Down and prior month revised down and permits way down as well. All in line with the previously discussed deceleration in bank real estate lending that began just after the elections in November:
The bad economic news keeps building, this time in the housing sector. Housing starts fell an unexpected 5.5 percent in May to a far lower-than-expected annualized rate of 1.092 million with permits likewise very weak, down 4.9 percent to a 1.168 million rate.
All components show declines with single-family starts down 3.9 percent to a 794,000 rate and permits down 1.9 percent to 779,000. Multi-family starts fell 9.7 percent to 298,000 with permits down 10.4 percent to 389,000. Total completions did rise 5.6 percent to a 1.164 million rate, which adds supply to a thin market, but homes under construction slipped 0.7 percent to 1.067 million.
Adding to the bad news are downward revisions to starts including April which is now at 1.156 vs an initial 1.172 million. Looking at the quarter-to-quarter comparison, starts have averaged 1.124 million so far in the second quarter, down a very sizable 9.2 percent from 1.238 million in the second quarter. Permits, at an average of 1.198 million, are down 4.9 percent.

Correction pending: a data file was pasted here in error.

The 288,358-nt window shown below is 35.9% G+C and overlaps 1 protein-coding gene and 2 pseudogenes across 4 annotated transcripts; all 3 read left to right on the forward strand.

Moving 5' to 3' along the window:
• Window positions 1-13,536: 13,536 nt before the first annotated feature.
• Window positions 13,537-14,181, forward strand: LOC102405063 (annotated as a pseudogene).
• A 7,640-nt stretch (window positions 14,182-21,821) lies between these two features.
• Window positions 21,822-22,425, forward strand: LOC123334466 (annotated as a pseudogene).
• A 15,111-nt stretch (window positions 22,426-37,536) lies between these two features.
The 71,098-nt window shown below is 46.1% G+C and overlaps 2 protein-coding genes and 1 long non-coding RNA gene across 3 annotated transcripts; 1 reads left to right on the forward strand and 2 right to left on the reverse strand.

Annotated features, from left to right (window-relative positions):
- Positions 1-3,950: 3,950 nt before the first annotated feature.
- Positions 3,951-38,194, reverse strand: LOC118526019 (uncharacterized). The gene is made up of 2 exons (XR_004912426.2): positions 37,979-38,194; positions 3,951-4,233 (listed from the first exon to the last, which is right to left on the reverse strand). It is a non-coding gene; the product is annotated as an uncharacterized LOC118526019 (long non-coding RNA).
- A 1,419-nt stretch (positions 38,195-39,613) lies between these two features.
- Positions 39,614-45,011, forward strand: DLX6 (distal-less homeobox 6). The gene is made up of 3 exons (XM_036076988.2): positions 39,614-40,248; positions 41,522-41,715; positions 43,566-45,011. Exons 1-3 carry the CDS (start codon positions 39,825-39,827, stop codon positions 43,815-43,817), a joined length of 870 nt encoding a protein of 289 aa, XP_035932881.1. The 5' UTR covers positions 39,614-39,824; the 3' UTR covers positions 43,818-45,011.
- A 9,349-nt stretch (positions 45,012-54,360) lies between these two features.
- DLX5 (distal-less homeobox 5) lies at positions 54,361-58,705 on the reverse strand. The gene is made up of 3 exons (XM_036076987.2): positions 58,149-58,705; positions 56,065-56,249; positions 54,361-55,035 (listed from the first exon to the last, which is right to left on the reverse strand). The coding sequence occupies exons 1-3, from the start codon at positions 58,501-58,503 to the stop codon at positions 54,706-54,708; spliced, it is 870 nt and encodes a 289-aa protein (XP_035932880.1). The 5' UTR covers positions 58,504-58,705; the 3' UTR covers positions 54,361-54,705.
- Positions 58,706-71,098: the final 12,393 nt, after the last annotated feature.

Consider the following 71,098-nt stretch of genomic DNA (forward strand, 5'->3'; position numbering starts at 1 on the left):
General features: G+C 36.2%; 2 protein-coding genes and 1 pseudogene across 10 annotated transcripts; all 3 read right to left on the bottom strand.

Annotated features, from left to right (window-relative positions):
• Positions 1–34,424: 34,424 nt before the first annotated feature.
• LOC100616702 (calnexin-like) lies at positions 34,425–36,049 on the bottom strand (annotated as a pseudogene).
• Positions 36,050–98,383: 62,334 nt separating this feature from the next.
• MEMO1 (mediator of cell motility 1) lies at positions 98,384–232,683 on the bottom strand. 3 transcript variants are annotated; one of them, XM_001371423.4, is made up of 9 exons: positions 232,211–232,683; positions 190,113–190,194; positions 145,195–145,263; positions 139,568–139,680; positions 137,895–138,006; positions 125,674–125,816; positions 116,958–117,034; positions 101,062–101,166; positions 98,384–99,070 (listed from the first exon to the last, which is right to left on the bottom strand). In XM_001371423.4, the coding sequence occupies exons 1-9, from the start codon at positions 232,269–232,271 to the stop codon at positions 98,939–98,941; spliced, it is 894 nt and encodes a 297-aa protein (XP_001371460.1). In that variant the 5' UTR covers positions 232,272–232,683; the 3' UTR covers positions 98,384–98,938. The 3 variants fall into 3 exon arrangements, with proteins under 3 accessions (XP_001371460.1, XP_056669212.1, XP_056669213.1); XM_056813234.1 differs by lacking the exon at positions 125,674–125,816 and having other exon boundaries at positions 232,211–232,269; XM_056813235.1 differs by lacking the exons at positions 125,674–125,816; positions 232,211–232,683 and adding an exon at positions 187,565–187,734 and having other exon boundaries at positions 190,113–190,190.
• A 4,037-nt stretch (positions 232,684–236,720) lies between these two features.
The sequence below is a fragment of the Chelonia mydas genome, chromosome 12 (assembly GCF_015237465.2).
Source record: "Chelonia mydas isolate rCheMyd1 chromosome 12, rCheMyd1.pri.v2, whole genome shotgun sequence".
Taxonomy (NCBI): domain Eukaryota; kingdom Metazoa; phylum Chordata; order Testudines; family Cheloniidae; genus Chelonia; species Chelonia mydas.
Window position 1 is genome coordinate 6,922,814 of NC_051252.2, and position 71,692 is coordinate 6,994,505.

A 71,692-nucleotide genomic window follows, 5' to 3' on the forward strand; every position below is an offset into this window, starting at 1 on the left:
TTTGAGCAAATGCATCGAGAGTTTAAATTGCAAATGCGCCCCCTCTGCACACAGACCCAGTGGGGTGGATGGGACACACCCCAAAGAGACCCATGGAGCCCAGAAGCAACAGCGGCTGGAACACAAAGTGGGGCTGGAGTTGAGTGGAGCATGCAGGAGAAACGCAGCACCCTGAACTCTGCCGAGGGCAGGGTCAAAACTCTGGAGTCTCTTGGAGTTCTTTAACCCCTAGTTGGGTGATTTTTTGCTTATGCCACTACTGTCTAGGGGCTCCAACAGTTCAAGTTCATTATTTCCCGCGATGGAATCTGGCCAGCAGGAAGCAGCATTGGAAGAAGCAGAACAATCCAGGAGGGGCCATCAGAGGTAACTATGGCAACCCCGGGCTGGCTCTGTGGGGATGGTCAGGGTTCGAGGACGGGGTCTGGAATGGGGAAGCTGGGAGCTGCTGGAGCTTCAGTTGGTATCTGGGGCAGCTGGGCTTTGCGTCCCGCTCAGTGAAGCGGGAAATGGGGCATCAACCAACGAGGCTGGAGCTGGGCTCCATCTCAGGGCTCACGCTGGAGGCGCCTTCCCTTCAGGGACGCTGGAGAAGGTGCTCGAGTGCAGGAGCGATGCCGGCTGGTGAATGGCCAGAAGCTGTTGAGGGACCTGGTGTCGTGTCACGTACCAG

Residential investment looks to be yet another negative for second-quarter GDP.
Trumped up expectations continue to unwind:
In the least optimistic reading since the November election, the preliminary June consumer sentiment index fell to a much lower-than-expected 94.5. This compares with 97.1 for May and 97.7 for preliminary May.
Both components are down with expectations at 84.7 for a 3 point decline from May which points to less confidence in the jobs outlook. The current conditions index is at 109.6 for a 2.1 point decline which is a negative indication for consumer spending in June.
The report notes that this month’s decline reflects easing confidence among both Republicans and Democrats. Inflation expectations are mixed with the 1-year outlook unchanged at 2.6 percent but with the 5-year up 2 tenths and also at 2.6 percent.
By Mike Bird
June 15 (WSJ) — After six years of meager growth, eurozone bank lending to nonfinancial corporations increased by an annual 2.4% in May, its fastest pace since mid-2009. The deceleration in U.S. commercial and industrial loan growth has been steep. Annual growth has fallen from over 10% a year ago to just 2% in June, according to the latest figures published by the Federal Reserve. Europe’s has accelerated from 1.8% in the same period. The last time corporate credit growth was faster in the eurozone than the U.S. was in early 2011, when the full debilitating effect of the sovereign-debt crisis was yet to feed through to local data.